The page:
BusinessWorkplace health & wellbeing – Why it’s important and how to embed it into your organisationThis lecture is aim at educating the next generation of entrepreneurs to understand the value of having a healthy workforce & how it positively impacts on the bottom line of an organisation
BusinessPositive workplace culture – creating a happy, healthy, and engaged workforceThis lecture is aimed as celebrating employees as individuals and the value they bring to an organisation if they are engaged and enjoy being at work
BusinessHow to create a creative thinking workplace cultureThis lecture is aimed at showing that creative thinking works within any organisation and how to harness the potential of employees.
BusinessFood and it’s impact on mental healthThis lecture is aimed as educating how what we eat may impact on our mental health and how we can make choices around food to support our long-term mental health.
BusinessPolitical and Economic Risk

The world is increasingly volatile and uncertain. A key aspect of business strategy is the ability to identify risk and opportunities through environmental scanning. One aspect of environmental scanning is the ability to spot risks and opportunities emerging from the world of politics and economics. This lecture introduces students to the political and economic world and techniques for spotting the risks and opportunities that emerge from them.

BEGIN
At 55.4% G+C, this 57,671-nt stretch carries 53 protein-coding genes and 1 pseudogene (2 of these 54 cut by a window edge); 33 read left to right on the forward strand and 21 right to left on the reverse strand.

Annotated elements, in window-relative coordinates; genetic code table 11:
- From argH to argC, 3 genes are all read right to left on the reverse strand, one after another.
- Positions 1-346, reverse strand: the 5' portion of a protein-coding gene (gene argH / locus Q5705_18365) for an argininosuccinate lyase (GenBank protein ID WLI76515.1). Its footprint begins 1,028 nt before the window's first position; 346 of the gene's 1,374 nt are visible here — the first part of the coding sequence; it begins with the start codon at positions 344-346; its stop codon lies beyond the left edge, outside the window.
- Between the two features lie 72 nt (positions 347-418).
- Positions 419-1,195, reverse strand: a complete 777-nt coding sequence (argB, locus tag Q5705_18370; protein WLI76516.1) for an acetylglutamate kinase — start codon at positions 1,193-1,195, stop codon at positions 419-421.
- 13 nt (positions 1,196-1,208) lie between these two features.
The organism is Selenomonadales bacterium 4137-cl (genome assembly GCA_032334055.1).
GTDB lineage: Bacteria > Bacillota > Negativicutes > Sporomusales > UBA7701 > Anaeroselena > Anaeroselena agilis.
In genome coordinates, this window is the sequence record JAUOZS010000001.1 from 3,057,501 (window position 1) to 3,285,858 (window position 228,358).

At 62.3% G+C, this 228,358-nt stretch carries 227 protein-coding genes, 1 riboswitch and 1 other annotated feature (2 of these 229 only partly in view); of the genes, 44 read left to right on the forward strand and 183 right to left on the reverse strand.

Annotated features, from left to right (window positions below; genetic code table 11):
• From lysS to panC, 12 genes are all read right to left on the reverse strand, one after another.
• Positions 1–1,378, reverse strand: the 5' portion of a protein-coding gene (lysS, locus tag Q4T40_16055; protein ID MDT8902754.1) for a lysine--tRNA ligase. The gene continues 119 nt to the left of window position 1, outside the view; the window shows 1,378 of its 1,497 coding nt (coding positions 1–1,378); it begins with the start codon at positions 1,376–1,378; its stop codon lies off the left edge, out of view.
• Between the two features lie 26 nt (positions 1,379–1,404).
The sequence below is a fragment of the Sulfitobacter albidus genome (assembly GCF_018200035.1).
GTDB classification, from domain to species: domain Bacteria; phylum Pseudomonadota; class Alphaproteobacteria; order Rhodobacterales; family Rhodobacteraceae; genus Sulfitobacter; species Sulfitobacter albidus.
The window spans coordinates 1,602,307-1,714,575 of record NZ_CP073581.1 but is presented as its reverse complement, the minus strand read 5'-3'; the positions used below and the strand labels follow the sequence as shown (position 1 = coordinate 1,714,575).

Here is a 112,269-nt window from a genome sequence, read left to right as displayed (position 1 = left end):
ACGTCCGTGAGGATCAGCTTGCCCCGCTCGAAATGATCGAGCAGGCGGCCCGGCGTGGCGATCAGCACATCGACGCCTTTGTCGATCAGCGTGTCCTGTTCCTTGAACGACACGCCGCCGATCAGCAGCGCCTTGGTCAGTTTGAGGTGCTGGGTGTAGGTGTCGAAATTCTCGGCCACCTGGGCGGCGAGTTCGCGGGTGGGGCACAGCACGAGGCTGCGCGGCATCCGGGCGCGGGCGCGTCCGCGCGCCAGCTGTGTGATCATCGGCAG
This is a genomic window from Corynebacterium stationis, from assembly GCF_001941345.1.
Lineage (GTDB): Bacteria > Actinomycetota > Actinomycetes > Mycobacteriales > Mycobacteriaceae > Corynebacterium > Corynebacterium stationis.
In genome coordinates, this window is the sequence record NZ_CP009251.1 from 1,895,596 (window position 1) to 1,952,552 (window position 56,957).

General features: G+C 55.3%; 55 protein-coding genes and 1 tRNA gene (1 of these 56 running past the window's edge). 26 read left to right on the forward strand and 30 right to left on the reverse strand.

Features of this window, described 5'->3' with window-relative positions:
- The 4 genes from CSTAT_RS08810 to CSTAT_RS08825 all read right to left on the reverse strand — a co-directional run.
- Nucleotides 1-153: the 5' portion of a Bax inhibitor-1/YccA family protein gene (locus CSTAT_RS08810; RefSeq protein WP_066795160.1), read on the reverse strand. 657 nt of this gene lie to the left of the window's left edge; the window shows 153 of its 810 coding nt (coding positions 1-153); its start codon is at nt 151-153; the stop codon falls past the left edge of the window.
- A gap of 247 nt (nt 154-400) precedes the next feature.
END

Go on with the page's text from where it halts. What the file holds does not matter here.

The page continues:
BusinessAn Introduction to Business StrategyThe difference between success and failure in any area of performance might be whether an individual/organisation has an appropriate strategy. This lecture introduces students to theories and concepts related to business strategy taking students on a journey that begins with identification of what we mean by strategy all the way to exploring what makes a good strategy through examination of successful case studies.
BusinessFood and how it impacts on productivity in the workplaceThis lecture shows the impact of food choices during the day and the impact they can have on productivity and why business leaders should take an interest in what their employees eat during the working day.
BusinessFood and its impact on health & wellbeingThis lecture is aimed to educate about the impact food and lifestyle choices on a employees long-term health and wellbeing and why business leaders should take an interest in what their employees eat during the working day.
BusinessLeadership StylesExploring the difference between leadership and management in an organisational perspective.
BusinessUnderstanding Organisational EnvironmentsUsing environmental scanning tools to better understanding the environment in which organisations operate within.
BusinessHR Management, creating an engaged workforce

How to create a workforce that’s engaged through culture, wellbeing and values.

BusinessMarketing in a digital ageLooking at the power of social media and the use of influencers in marketing.

If you have questions or would like to book a session please contact outreach@bishopg.ac.uk.

Recorded Guest lectures

Struggling to find the time or space for an in-person lecture? Or would like to encourage students to watch a lecture in their own time?

We have a number of recorded presentations delivered by our academics which can be requested using the form below: